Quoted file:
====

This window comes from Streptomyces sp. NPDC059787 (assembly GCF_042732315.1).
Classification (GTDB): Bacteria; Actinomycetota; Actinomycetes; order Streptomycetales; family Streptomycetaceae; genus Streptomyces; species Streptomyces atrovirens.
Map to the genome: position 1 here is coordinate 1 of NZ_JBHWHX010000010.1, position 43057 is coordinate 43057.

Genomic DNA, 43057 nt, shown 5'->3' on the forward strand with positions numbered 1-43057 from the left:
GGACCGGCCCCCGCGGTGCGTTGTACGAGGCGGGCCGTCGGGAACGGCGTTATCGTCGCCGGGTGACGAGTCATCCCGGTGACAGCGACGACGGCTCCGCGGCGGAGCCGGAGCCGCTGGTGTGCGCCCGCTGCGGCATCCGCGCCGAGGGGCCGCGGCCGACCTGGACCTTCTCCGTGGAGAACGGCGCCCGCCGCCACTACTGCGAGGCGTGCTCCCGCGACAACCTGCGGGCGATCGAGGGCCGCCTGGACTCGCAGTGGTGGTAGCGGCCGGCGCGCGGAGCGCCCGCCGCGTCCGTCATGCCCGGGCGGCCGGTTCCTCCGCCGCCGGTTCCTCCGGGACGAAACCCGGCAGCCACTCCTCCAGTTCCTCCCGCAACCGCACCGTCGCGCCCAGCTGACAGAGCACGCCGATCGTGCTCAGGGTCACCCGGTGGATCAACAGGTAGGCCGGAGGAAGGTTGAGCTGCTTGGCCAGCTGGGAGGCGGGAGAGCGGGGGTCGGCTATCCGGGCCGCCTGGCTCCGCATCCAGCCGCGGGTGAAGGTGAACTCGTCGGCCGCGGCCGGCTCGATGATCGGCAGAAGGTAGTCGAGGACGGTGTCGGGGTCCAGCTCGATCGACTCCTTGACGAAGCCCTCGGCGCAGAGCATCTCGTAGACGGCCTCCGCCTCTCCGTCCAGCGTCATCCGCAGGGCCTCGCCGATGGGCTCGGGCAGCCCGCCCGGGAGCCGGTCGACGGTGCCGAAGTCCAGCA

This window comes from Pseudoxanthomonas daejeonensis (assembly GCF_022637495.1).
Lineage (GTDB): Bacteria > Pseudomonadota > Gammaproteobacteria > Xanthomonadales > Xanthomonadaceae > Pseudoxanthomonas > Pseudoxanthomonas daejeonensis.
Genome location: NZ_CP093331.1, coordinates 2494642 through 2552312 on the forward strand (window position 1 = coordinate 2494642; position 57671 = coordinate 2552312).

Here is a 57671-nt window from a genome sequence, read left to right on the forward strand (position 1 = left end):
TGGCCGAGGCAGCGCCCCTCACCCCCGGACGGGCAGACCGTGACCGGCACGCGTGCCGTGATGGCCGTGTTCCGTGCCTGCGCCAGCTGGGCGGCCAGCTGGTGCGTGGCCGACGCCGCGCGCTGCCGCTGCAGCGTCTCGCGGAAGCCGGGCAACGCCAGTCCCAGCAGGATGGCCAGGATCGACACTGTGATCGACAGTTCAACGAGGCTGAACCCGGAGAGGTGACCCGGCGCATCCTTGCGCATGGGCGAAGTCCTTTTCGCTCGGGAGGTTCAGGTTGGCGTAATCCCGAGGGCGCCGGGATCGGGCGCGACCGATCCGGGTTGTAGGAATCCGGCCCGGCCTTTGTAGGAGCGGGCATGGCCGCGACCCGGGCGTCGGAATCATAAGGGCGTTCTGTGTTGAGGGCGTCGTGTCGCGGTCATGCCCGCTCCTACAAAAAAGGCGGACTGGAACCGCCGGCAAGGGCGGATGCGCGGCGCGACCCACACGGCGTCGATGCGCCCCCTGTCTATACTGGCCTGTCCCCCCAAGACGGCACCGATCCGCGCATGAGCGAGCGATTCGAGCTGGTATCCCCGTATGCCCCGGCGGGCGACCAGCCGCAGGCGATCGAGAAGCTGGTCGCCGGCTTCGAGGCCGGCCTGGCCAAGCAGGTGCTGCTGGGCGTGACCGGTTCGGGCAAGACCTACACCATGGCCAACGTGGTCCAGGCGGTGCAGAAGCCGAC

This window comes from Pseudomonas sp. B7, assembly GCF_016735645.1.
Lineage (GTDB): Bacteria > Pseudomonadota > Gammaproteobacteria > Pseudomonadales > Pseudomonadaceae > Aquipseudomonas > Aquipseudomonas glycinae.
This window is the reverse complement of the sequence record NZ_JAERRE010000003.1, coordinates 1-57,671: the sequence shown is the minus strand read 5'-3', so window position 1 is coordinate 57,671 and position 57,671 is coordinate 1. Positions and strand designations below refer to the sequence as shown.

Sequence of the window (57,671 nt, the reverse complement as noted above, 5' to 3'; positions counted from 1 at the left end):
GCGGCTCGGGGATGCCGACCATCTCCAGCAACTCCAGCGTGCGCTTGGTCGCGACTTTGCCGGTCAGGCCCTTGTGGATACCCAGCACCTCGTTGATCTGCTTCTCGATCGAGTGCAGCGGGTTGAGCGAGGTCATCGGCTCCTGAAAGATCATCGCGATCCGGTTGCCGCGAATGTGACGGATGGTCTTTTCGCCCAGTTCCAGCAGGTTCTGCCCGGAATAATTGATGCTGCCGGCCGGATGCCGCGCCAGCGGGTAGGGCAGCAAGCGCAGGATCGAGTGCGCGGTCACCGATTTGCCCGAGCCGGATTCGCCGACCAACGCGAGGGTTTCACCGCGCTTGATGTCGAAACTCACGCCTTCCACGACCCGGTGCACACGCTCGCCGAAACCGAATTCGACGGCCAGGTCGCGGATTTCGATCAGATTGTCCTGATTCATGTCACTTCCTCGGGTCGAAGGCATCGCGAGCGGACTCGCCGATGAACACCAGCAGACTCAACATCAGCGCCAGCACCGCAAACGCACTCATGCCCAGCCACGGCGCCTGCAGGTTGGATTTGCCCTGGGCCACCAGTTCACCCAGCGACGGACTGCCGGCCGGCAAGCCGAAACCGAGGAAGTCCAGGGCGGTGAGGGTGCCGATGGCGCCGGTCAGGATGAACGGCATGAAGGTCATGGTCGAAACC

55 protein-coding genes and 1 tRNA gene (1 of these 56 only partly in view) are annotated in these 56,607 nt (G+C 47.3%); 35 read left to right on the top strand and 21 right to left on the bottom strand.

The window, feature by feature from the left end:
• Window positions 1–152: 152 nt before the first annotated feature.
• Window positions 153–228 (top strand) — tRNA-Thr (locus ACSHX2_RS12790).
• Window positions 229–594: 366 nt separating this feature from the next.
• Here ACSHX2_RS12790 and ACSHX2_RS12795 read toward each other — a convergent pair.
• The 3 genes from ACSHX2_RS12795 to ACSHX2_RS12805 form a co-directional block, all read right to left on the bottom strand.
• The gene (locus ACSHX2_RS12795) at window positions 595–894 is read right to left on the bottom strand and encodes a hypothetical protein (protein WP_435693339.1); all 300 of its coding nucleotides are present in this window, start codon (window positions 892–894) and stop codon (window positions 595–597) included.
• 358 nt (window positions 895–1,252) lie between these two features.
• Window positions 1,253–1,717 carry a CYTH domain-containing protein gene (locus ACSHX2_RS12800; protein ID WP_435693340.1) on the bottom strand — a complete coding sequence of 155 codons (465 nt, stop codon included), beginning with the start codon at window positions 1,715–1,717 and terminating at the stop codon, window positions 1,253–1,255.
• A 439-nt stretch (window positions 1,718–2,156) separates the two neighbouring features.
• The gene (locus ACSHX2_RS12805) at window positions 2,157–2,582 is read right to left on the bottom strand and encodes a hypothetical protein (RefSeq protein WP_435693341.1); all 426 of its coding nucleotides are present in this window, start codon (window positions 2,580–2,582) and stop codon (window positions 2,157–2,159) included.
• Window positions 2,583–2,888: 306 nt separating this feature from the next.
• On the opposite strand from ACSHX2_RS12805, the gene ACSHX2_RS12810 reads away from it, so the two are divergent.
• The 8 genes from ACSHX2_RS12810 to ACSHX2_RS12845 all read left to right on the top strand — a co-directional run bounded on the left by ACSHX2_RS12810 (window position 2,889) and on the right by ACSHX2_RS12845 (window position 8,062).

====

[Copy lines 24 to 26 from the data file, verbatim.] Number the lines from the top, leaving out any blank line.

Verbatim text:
• 358 nt (window positions 895–1,252) lie between these two features.
• Window positions 1,253–1,717 carry a CYTH domain-containing protein gene (locus ACSHX2_RS12800; protein ID WP_435693340.1) on the bottom strand — a complete coding sequence of 155 codons (465 nt, stop codon included), beginning with the start codon at window positions 1,715–1,717 and terminating at the stop codon, window positions 1,253–1,255.
• A 439-nt stretch (window positions 1,718–2,156) separates the two neighbouring features.